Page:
Hermiticism was on edge during 14th to 16th century, but with the advent of Christianity as state religion, hermeticism got suppressed. Most of hermetic texts were lost in this western culture but Greek Byzantium saved alchemy, philosophical and mystical through the Middle Ages. These texts re-attained their popularity in Italy during Renaissance. Hermetic texts are in the form of dialogues. Hermetic provide strong basis to the Renaissance culture to flourish. It had a profound impact on alchemy, modern magic and philosophers of the time.
The Greek speakers under Roman Empire were famous paradigm of Hermetica. After the fall of Roman Empire, Hermetic literature did not stop but started flourishing in Arabic, Byzantine Greek, and Coptic etc. The most well-known example of Hermetic literature is ‘Emerald Tablet’. In 1945, huge collection of Hermetic texts was found in a library near Nag Hammadi. Some of the famous English translations of Hermetic literature includes, ‘Thrice Greatest Hermes: Studies in Hellenistic Theosophy and Gnosis’ by G. R. S. Mead (1906) and ‘Hermetica: The Greek Corpus Hermeticum and the Latin Asclepius in a New English Translation’ by Brian P. Copenhaver (1995).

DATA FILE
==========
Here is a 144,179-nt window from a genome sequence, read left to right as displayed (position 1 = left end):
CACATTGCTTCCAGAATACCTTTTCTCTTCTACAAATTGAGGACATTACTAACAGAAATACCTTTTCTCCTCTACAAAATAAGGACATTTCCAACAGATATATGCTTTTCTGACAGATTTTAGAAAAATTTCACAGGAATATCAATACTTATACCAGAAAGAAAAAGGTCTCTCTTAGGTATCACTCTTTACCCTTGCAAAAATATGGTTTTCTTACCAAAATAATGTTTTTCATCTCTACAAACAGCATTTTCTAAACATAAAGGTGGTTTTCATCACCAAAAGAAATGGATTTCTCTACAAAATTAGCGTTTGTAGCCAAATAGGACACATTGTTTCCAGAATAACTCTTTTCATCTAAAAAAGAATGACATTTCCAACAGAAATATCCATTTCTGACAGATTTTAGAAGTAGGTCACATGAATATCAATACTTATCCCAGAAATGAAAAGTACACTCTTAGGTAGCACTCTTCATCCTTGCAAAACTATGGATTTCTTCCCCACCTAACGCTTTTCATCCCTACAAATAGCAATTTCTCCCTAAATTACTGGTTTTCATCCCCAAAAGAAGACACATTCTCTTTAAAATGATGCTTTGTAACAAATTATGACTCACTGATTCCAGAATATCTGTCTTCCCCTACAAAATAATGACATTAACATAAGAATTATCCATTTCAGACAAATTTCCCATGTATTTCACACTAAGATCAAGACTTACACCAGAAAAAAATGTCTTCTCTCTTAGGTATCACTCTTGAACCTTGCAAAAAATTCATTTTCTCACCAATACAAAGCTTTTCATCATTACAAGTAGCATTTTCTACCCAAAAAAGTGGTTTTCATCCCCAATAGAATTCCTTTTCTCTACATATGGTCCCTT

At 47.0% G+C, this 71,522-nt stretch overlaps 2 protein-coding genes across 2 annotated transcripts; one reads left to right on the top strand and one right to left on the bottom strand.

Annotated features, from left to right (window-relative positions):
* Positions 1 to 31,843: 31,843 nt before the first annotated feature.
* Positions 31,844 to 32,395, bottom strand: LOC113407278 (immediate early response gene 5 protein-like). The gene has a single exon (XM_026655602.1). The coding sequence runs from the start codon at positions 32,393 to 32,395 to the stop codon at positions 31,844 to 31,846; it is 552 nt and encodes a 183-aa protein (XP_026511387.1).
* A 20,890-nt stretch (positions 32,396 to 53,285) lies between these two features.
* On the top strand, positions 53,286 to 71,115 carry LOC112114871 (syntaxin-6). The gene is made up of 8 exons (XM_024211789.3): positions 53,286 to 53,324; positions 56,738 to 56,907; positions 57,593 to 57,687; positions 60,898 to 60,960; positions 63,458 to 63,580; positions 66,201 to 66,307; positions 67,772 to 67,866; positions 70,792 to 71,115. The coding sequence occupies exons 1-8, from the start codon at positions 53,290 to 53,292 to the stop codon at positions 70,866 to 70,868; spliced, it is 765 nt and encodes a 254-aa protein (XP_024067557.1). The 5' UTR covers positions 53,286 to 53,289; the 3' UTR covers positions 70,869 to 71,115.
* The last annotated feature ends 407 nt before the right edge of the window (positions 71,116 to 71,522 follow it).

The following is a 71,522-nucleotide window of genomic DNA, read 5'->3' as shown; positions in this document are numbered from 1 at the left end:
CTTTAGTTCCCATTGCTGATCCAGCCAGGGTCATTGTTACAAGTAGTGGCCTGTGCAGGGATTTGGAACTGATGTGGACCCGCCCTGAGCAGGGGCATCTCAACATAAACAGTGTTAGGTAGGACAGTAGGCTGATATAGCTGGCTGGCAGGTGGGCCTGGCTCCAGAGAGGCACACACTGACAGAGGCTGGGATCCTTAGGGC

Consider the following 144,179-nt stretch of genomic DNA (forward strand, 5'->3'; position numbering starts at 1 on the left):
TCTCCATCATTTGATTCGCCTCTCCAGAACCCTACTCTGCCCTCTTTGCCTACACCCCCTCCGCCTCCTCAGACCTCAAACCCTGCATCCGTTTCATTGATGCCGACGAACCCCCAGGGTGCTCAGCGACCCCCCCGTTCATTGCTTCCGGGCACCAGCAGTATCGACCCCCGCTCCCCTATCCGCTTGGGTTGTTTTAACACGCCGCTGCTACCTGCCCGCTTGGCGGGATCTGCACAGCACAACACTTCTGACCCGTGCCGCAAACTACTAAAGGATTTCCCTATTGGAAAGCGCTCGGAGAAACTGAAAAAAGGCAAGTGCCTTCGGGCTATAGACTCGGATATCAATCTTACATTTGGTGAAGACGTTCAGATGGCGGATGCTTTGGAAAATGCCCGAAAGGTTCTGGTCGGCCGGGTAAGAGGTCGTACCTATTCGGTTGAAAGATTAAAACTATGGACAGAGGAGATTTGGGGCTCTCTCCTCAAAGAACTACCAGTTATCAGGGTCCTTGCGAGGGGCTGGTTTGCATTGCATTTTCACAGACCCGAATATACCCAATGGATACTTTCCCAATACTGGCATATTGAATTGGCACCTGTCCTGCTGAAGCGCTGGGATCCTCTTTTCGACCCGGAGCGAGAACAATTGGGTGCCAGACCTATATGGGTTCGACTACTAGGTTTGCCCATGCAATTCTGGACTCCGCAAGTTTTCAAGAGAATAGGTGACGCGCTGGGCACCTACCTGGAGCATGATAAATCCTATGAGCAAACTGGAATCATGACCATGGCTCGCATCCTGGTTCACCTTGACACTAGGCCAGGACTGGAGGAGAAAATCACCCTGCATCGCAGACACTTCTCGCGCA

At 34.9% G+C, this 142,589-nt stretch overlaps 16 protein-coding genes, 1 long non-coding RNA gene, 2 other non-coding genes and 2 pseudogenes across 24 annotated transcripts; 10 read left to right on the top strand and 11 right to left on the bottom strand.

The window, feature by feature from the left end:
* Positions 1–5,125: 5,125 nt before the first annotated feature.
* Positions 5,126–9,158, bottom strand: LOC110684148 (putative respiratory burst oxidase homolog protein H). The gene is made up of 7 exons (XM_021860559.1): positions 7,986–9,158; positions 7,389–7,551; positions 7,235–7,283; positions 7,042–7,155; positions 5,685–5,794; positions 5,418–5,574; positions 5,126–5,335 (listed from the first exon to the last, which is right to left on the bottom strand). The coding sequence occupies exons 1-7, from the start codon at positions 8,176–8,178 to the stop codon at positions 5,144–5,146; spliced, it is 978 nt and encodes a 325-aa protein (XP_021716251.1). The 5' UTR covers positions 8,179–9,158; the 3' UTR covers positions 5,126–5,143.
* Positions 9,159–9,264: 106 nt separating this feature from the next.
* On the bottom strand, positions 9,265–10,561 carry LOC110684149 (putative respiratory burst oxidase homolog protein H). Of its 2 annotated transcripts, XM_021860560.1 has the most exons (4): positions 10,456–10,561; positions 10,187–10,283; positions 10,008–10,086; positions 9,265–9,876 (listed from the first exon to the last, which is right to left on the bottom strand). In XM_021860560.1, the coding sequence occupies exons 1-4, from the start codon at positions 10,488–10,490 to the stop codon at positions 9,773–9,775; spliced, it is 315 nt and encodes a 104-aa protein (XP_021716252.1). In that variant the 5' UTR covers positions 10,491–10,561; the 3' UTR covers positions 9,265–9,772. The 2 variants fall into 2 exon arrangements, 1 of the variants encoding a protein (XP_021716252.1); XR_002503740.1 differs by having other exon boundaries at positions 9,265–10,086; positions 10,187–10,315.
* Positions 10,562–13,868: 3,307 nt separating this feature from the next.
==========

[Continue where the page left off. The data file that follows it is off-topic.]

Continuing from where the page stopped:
The writings of Hermetica were originally found in Egyptian and Greek languages which were then translated into other languages as popularity of Hermeticism increased. Hermetic writings were first translated into Latin by Marsilio Facino in 1471. The hermetic texts are being translated into French, Arabic, Chinese, Coptic, Italian and many other languages. The most popular English translations of the texts are done by G. R. S. Mead in 1906 and Brian P. Copenhaver in 1995.
According to the book ‘Hermetica: The Greek Corpus Hermeticum and the Latin Asclepius in a New English Translation’ by Brian P (1995). Copenhaver, the writings of Hermetica has two parts:
- The Corpus Hermeticum
- The Asclepius